Greenwashing has become the background noise of faux ethical consumerism. It rose to new and literal heights in 2010 with London’s Strata SE1 tower. ‘I was sitting next to the architect. He was sketching away and just drew this huge sort of turbine at the top of the building’, recalled Chris Playle, director of WSP and lead engineer on the building designed by Hamiltons Architects. ‘Without any analysis or anything like that I just nodded, “I’m sure we can make that work”.’ But the three 9-metre turbines that top the 43-storey building don’t work. Although set to produce 8 per cent of the tower’s electricity, a decade on their 15 steel fins are motionless, an eco-bling tiara on an edifice of hubris.

‘The battle to look green is being fought more vigorously than the battle to be green’

The term ‘greenwashing’ was coined in the ’80s to call out hoteliers who would implore their customers to ‘save the environment’ by reusing towels, while doing nothing substantive to address their own polluting practices. The danger in urban practice is that the difference between effective and spurious ecological design is hard to spot. Even experts operating in entirely good faith can struggle to identify the difference between a truly sustainable building and one that contributes more than its carbon budget to climate breakdown. 

Seeing through specious gestures like living walls and tower-top wind turbines is getting easier. Knowing the difference between good climate investments (such as retrofitting insulation) and bad ones (like tearing out double glazing to put in triple) is, however, harder. Most of all, the struggle against greenwashing is about aesthetics. The battle to look green is being fought more vigorously than the battle to be green. The same conservation officer clutching a KeepCup and insisting on paper straws for their Bloody Mary over bottomless brunch on Sunday will, on Monday, demand carbon-heavy brick cladding and more car-parking spaces. The real tragedy of greenwashing is that we’ve internalised its logic to the point that corporations no longer need to encourage us to make meaningless gestures that lull us into thinking we’ve done our bit – we’re doing it all by ourselves.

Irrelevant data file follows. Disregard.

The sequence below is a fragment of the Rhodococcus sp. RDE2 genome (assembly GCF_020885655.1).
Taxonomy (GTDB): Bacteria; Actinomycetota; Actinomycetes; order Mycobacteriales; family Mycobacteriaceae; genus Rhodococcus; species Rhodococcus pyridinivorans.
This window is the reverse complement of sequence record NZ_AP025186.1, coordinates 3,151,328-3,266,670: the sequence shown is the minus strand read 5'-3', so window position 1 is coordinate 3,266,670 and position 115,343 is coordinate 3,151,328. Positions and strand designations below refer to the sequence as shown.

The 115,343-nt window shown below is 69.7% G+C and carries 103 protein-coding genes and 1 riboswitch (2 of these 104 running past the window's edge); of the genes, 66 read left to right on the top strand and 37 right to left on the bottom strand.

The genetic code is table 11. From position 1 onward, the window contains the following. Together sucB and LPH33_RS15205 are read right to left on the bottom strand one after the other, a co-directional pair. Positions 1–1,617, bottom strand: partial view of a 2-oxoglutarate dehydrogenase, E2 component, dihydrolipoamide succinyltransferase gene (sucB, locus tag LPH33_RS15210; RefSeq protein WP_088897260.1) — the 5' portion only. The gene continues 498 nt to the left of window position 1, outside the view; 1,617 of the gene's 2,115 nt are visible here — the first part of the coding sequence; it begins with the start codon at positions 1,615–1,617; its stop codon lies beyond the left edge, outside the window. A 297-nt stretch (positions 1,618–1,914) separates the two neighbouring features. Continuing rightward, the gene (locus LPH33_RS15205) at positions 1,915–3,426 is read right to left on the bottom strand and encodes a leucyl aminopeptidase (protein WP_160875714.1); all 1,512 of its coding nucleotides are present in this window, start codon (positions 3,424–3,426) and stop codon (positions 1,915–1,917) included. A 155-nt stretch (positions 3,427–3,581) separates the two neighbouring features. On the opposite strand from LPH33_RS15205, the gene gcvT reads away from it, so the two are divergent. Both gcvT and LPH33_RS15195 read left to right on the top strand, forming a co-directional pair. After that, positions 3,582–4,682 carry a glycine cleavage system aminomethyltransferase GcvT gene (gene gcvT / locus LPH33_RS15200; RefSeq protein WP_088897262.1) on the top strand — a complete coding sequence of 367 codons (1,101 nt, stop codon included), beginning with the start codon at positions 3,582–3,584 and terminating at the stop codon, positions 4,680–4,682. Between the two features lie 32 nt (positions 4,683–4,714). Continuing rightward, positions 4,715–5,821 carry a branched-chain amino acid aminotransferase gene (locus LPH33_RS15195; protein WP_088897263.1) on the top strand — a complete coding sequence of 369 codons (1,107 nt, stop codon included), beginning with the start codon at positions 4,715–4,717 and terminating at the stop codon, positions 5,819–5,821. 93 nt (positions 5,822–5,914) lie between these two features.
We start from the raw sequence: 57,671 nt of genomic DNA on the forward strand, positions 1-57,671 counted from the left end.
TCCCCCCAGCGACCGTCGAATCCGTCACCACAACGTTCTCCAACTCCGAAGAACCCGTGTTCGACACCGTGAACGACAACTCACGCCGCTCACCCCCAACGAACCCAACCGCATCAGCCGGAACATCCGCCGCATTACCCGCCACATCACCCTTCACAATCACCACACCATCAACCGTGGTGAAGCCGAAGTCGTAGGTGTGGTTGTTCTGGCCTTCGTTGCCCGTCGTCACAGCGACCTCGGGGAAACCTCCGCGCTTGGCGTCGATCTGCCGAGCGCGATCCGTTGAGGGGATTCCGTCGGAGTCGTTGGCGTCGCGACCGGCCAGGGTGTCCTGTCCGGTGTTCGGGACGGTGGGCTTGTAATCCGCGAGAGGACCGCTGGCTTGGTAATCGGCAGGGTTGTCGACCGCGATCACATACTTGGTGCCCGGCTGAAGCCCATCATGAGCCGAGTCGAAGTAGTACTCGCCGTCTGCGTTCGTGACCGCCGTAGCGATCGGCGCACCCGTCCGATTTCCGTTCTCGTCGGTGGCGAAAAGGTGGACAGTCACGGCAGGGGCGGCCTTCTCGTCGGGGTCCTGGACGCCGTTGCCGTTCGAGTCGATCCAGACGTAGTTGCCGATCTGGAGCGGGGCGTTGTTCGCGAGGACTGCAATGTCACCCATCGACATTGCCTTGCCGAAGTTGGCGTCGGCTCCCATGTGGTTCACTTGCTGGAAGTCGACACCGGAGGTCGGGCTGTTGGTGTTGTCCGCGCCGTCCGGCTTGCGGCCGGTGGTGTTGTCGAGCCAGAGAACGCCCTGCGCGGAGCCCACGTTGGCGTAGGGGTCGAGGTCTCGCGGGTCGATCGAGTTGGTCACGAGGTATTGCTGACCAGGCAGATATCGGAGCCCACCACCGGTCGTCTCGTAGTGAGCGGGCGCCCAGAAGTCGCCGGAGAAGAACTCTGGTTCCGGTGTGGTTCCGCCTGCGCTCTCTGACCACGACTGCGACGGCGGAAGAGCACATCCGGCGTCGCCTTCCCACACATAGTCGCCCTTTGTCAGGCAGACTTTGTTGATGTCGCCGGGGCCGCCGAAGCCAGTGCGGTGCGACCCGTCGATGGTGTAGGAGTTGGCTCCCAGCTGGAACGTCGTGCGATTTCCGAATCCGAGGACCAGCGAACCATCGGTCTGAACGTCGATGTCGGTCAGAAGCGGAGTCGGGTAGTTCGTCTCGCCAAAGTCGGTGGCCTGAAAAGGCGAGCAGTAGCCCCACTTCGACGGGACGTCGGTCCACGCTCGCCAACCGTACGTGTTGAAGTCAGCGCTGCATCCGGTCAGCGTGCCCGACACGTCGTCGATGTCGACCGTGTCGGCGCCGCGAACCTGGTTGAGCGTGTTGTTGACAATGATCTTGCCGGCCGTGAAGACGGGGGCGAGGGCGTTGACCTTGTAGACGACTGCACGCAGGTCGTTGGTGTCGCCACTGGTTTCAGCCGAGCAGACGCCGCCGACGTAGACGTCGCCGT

When immobile wind turbines and fake rammed earth are part of elaborate games of eco-architectural trickery, something has gone seriously wrong. The complexity of climate change is enabling greenwashers to sneak through destructive practices dressed as climate activism. In 1838, Wimpf opened his book by remarking, ‘There are things in the world so simple and intuitive that one cannot understand how 20-30 years are required before they are put to work in the real world’. Two centuries on, we owe him an answer.

This piece is featured in the AR February 2020 issue on Soil – click here to buy your copy today. 

In print, Strata SE1 was incorrectly credited to Flanagan Lawrence instead of Hamiltons Architects.